The learning curve is huge for anyone who is just beginning the journey to learn how to play pool or billiards. There are so many pool and billiard terms, it can be hard to learn it all.
Mastering the correct stance, cue techniques, angles, and strategies all are quite overwhelming at first.
Luckily, the internet has made it much simpler to acquire proper instruction that in the past would require months or years of hanging out at the local pool hall to discover.
But to take full advantage of this rich resource, you need to understand the standard billiard terms and phrases.
Basics Pool and Billiard Terms
- 8-Ball. A common two-player pool game where players get all their balls into the pocket before hitting the 8-ball into a pocket to win. Learn more about 8-ball here.
- 9-Ball. A common two-player pool game where players must hit all the balls in order into the pockets. The player who hits the last, the 9-ball, in wins. Learn more about 9-ball here.
- Bridge. Your bridge is how you position your supporting hand to hold the pool cue. There are two common techniques: an open or closed bridge. A bridge is also device that helps to support the cue stick during awkward shots. It is sometimes called a mechanical bridge.
- Chalk. Pool chalk is used to help prevent the tip of a cue from slipping when it hits the cue ball.
- Clean the table. This happens when a player sinks one ball after another until the last ball is pocketed, winning the game. This is often referred to as running the table.
- Cue stick. This is the stick players use to strike a cue ball.
- Cue ball. This is the ball a player strikes with a cue. It is solid white in the game of pool, but in carom billiards, one player may play with a spotted or even a yellow cue ball.
- Object ball. The ball a player aims at with the cue ball. An object ball is sometimes referred to as a target ball.
- Open table. The target balls are not yet determined. Any player may sink any object ball on the table.
- Rack. The frame used to help position the object balls before the start of the game. It is often in the shape of a triangle, but you can find other shapes, like diamonds. The term can be used as a verb, “It is your turn to rack.” Learn how to rack correctly here.
- Scratch. A scratch occurs when a cue ball goes into a pocket. In many pool games, the player who scratched has to return one previously pocketed object ball to the foot spot, and the other player has ball in hand. That means he gets to place the cue anywhere on the table for his next turn.
- Solids. Object balls that have a solid color. Solids are numbered one to 8. These are sometimes called lows in 8-ball.
- Stripes. Object balls which are white and have different bands of color around their middle. Stripes are numbered 9 to 15. In 8-ball, some players refer to stripes as highs.
- To pocket a ball. To strike the cue ball in such a way to make an object ball go into a pocket.
Anatomy of a Pool Table
- Cushions. Cushions surround the inside edges of the table.
- Diamonds. There are three diamonds or marks evenly spaced between each pocket on rails. Players can use them for lining up a shot.
- The Kitchen. This is the area from the head string to the head rail. The player who breaks, can place the cue ball anywhere in the kitchen.
- Long rails. The long rails are the two wider sides of the table. You may hear players call them side rails.
- Pockets. Pockets are the six holes pool players use to sink, or pocket, balls. Carom billiards tables do not have pockets. The pockets in the four corners of a pool table are known as corner pockets. The pockets in the middle of the long rails are called side pockets.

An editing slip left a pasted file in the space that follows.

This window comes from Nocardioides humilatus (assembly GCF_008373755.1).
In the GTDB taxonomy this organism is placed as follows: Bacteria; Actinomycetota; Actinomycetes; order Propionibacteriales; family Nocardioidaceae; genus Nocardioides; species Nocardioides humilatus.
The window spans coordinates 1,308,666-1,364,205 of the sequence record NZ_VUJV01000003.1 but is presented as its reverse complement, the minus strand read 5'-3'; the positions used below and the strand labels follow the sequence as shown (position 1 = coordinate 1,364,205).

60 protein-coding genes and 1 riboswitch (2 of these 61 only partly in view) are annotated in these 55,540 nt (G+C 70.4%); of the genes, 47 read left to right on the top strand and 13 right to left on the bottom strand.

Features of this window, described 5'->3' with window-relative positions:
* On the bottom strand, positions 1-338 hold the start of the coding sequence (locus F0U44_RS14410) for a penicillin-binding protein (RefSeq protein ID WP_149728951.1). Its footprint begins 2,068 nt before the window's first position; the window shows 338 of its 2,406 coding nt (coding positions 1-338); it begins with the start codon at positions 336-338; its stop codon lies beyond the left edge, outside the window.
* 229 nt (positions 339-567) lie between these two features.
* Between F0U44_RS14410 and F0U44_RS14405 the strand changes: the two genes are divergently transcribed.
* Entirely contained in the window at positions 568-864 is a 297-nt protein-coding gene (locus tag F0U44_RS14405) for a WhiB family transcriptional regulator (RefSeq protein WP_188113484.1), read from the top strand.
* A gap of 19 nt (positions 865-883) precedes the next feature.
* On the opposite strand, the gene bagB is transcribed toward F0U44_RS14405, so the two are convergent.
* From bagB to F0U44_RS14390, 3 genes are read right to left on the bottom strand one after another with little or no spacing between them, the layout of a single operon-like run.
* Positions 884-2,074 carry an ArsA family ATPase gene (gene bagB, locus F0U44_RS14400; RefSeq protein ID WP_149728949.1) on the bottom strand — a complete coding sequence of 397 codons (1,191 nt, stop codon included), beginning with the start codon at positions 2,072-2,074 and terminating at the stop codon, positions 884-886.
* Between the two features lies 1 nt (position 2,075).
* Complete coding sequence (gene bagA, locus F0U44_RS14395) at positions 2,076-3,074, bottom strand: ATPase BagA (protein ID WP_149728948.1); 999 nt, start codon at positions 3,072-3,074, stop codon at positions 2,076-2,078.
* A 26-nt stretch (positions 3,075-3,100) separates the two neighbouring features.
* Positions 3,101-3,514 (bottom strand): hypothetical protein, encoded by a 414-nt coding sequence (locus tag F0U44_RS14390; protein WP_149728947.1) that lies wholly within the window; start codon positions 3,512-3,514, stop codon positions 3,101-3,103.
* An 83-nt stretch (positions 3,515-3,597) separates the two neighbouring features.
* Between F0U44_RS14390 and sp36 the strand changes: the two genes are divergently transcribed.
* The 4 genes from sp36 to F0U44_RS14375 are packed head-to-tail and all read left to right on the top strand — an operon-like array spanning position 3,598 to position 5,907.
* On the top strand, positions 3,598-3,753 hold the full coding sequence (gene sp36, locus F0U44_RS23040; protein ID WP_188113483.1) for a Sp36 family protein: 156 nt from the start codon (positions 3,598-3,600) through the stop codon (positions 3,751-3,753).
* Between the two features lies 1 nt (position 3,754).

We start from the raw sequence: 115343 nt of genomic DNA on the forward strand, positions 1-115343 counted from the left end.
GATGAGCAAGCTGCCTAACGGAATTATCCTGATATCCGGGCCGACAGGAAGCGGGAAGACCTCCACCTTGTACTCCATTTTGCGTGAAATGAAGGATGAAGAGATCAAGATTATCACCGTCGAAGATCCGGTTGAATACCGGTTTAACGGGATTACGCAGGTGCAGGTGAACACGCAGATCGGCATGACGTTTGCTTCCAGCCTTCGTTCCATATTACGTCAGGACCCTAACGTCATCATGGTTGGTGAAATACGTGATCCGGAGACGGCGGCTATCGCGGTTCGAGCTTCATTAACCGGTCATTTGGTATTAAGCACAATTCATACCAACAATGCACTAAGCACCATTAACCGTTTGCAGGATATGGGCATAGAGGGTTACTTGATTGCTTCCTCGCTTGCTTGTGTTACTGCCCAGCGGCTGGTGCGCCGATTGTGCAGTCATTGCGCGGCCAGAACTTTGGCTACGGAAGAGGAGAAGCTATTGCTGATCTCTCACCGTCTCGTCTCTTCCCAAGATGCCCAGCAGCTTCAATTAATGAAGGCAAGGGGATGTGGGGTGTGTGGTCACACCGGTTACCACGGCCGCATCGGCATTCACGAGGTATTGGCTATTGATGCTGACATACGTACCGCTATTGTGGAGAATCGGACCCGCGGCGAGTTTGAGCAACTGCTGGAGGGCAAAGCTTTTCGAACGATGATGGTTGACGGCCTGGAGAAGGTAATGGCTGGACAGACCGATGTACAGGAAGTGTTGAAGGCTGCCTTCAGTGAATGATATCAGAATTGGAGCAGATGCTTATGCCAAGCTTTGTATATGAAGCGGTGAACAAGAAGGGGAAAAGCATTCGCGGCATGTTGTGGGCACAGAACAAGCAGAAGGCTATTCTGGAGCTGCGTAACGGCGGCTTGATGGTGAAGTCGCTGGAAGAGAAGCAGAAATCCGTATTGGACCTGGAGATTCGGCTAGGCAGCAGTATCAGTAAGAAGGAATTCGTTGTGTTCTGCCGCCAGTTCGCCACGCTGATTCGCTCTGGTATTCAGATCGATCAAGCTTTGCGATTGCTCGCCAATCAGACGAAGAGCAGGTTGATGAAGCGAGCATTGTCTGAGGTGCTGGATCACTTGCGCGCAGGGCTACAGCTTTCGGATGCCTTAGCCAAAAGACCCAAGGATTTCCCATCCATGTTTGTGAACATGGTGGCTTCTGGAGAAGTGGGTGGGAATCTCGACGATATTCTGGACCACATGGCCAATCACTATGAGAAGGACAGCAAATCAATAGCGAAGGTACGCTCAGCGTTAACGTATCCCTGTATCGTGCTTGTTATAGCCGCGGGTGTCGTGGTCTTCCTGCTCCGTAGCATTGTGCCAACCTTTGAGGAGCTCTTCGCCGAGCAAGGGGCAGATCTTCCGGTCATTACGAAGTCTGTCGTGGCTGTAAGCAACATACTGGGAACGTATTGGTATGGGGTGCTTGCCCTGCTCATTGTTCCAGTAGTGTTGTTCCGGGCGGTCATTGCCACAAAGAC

- Short rails. The short rails are the two narrower sides of the table. The short rail is where you rack the balls at the start of the game. It is also known as the foot rail. The opposite end of the table is often called the head rail.
- Spots. There are two marked spots on a pool table. The head spot lies in the middle of the head string. The foot spot lies in the middle of the foot string and indicates where to rack the balls or where to return a previously sunk object ball to the table.
- Strings. Strings are two imaginary lines on the table which pass perpendicular to the head and foot spots, and all called the head string and the foot string.
Different Types of Shots
- Bank shot. Any shot which uses a cushion to sink an object ball.
- Break shot. This is the first shot of the game where one player uses the cue ball to break apart the racked object balls
- Breakout shot. Making a shot with the intention of breaking up a tight grouping of balls into more favorable positions.
- Call shot. The player describes what will happen before making the shot. Some games require players to call all their shots, and other games make it a requirement only for the final winning shot.
- Cut shot. Any shot where the cue ball must hit the object ball at an angle for it to go in the direction of a pocket. Some people call this an angle shot.
- Defensive shot. Making a shot where the primary purpose is to leave your opponent without any decent shots for his next turn.
- English. Applying English to the cue ball means striking the cue ball anywhere other than in the direct center. Skilled players can control the motion of the cue both prior and after striking an object ball with proper English.
- Jump shot. The player strikes the cue ball in such a way to make it come off the surface of the table.
- Trickshot. Is setting up a ball position which seems almost impossible, and then pocketing the object ball. Most trick shots are set up outside of regular gameplay, but sometimes players will attempt trick shots during play.
Now that you know a bit of the lingo, you now have to get out there and practice.